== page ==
"How would I know what I can't see?"
Ludmilla didn't have any luck breaking down Kimpke's story either. He was a petty thief who'd had plenty of experience with the justice system. He wasn't intimidated by threats of perjury. "This hulk stepped out from a shadow and started walloping me for no reason. If he hadn't got the jump on me, I would have taught him some manners." Waldo's supporters in the front rows roared.
Ludmilla was composing her summation when Wade called.
"I have an idea.
"It happens to everyone. Take two Aspirins. Get some bedrest."
"Do you watch much TV? I do."
"I like Game of Thrones," she said. "I identify with Brienne of Tarth. You know, the big one everyone makes fun of."
"I like her, too," Abbie, listening in on the extension, said.
"Ever watch Columbo?" Wade asked. "It's on Thursday mornings--tomorrow. Have a look; I know the episode."
Even more of Waldo's workmates and gym buddies turned up for the final day. Judge Walding allowed standing room only. "Don't make so much as a peep back there or I'll toss the lot of ya. Big muscles don't scare me."
Prosecutor Lemon was confident he'd scored his points. "We rest our case, Your Honour." Ludmilla recalled Mrs. Drew to the stand. "You said you had a good look at the person who attacked Mr. Kimpke, and you've identified my client, Waldo Conklin."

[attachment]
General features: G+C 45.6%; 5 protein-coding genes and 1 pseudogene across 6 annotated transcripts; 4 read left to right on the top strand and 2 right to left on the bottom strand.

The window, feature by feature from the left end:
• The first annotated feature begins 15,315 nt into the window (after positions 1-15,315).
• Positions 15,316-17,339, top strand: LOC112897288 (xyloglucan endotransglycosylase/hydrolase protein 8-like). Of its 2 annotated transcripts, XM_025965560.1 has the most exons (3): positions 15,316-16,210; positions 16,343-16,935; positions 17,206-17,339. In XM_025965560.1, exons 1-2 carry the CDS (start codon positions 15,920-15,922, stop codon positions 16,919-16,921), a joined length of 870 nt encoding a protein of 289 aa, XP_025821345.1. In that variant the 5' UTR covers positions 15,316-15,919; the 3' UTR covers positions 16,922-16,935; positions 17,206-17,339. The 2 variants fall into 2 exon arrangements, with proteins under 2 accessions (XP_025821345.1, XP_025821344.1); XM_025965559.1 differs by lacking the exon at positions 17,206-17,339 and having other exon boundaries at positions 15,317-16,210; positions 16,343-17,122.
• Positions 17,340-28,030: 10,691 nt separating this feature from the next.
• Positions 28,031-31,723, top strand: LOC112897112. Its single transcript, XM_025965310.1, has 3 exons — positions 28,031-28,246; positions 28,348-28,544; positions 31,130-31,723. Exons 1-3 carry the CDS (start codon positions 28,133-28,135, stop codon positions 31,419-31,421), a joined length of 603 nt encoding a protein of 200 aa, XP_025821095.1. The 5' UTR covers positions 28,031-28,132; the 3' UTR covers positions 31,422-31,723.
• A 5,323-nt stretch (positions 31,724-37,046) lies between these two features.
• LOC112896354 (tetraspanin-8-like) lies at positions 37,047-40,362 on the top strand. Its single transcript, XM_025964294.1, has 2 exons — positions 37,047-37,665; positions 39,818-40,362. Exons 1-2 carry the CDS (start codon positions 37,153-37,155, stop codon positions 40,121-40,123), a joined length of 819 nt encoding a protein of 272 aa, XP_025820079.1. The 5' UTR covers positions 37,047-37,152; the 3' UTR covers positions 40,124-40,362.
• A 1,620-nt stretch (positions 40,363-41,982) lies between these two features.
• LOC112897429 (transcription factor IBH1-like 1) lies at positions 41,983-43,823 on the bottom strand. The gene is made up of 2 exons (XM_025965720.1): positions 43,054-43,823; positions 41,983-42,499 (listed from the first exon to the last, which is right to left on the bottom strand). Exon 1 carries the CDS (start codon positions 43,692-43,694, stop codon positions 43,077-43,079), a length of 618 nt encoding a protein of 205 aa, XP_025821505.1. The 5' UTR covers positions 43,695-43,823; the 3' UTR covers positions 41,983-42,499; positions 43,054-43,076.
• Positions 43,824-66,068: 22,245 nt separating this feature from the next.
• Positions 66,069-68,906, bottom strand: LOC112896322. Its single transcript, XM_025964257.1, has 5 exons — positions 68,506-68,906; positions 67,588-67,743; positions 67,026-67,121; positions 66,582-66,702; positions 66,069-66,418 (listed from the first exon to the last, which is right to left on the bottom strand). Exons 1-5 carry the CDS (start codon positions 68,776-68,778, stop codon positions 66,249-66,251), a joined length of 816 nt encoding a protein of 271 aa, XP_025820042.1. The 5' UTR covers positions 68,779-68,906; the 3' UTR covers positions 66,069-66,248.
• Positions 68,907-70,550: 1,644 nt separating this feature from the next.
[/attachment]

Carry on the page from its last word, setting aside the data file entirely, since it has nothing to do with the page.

"He's guilty, that's why."
"That's my line," said the judge.
Ludmilla asked Waldo to stand and face the witness. He was wearing the same blue suit and red necktie he'd worn throughout the trial. "Please look at the people in this courtroom one more time. It's important that you're absolutely certain about the individual you saw assault Mr. Kimpke."
Just as Mrs. Drew was about to name Waldo, a figure near the back stood and removed a raincoat. Like the accused, he was wearing a navy blue suit and red necktie. His hair was neatly parted, and he wore horn-rimmed eyeglasses. A murmur rippled through the courtroom; a deep blush spread across Mrs. Drew's pallid cheeks. Her confusion deepened when a second man on the opposite side of the courtroom stood. He, too, was wearing a navy blue suit and red necktie.
"You've testified that your eyesight is 20/20," said Ludmilla.
"You might have warned me it was going to be multiple choice."
Several of the homeless in the back row shook off their slumber and sat upright. Many of the spectators, none more anxious of the outcome than the Conklin clan, inched to the edge of their seats. The Crown's star witness lifted her crooked index finger, aiming it at each of the navy blue suits, but then, inexplicably, her expression changed, her body stiffened. To some who witnessed the proceedings that day, Mrs. Drew's accusatory digit wilted, her hand fell to her side, as though, like the roses on her balcony, it had been denied water and sunshine. To others, the old woman appeared to have been stricken by a mysterious spell. She seemed bewildered, frightened. "Like a small girl," Wayne Conklin would say, "lost in the woods."
Vancouver writer Don McLellan has worked as a journalist in Canada, South Korea, and Hong Kong. He has published two story collections, In the Quiet After Slaughter (Libros Libertad, a 2009 ReLit Award finalist) and Brunch with the Jackals (Thistledown Press, 2015). More at donmclellan.com.